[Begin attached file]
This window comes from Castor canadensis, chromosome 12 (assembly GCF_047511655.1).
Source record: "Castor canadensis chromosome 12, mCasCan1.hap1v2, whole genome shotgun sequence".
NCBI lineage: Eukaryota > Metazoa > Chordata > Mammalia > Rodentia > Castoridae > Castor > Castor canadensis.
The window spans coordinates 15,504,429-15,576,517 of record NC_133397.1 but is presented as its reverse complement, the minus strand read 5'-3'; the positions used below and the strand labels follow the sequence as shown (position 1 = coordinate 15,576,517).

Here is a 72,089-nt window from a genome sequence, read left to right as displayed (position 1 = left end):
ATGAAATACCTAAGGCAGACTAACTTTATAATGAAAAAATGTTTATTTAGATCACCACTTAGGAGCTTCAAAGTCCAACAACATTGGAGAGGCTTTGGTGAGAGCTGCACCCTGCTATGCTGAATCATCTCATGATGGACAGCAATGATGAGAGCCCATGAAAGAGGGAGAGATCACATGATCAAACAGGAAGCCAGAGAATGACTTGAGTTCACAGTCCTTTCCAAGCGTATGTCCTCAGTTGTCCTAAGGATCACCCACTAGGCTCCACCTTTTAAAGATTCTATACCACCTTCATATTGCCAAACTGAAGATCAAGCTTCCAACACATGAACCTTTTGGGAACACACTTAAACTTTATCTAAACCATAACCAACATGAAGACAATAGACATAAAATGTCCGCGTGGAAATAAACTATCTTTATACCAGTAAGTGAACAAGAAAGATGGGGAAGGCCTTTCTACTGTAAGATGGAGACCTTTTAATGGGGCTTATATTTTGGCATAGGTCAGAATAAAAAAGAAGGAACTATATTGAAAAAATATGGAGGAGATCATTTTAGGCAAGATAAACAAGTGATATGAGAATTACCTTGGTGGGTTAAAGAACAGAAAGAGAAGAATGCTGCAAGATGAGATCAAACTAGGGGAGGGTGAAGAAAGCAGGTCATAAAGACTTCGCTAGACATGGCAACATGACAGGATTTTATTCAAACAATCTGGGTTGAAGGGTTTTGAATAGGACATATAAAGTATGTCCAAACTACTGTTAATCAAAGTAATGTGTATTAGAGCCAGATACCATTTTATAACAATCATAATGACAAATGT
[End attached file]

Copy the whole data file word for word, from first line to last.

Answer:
This window comes from Castor canadensis, chromosome 12 (assembly GCF_047511655.1).
Source record: "Castor canadensis chromosome 12, mCasCan1.hap1v2, whole genome shotgun sequence".
NCBI lineage: Eukaryota > Metazoa > Chordata > Mammalia > Rodentia > Castoridae > Castor > Castor canadensis.
The window spans coordinates 15,504,429-15,576,517 of record NC_133397.1 but is presented as its reverse complement, the minus strand read 5'-3'; the positions used below and the strand labels follow the sequence as shown (position 1 = coordinate 15,576,517).

Here is a 72,089-nt window from a genome sequence, read left to right as displayed (position 1 = left end):
ATGAAATACCTAAGGCAGACTAACTTTATAATGAAAAAATGTTTATTTAGATCACCACTTAGGAGCTTCAAAGTCCAACAACATTGGAGAGGCTTTGGTGAGAGCTGCACCCTGCTATGCTGAATCATCTCATGATGGACAGCAATGATGAGAGCCCATGAAAGAGGGAGAGATCACATGATCAAACAGGAAGCCAGAGAATGACTTGAGTTCACAGTCCTTTCCAAGCGTATGTCCTCAGTTGTCCTAAGGATCACCCACTAGGCTCCACCTTTTAAAGATTCTATACCACCTTCATATTGCCAAACTGAAGATCAAGCTTCCAACACATGAACCTTTTGGGAACACACTTAAACTTTATCTAAACCATAACCAACATGAAGACAATAGACATAAAATGTCCGCGTGGAAATAAACTATCTTTATACCAGTAAGTGAACAAGAAAGATGGGGAAGGCCTTTCTACTGTAAGATGGAGACCTTTTAATGGGGCTTATATTTTGGCATAGGTCAGAATAAAAAAGAAGGAACTATATTGAAAAAATATGGAGGAGATCATTTTAGGCAAGATAAACAAGTGATATGAGAATTACCTTGGTGGGTTAAAGAACAGAAAGAGAAGAATGCTGCAAGATGAGATCAAACTAGGGGAGGGTGAAGAAAGCAGGTCATAAAGACTTCGCTAGACATGGCAACATGACAGGATTTTATTCAAACAATCTGGGTTGAAGGGTTTTGAATAGGACATATAAAGTATGTCCAAACTACTGTTAATCAAAGTAATGTGTATTAGAGCCAGATACCATTTTATAACAATCATAATGACAAATGT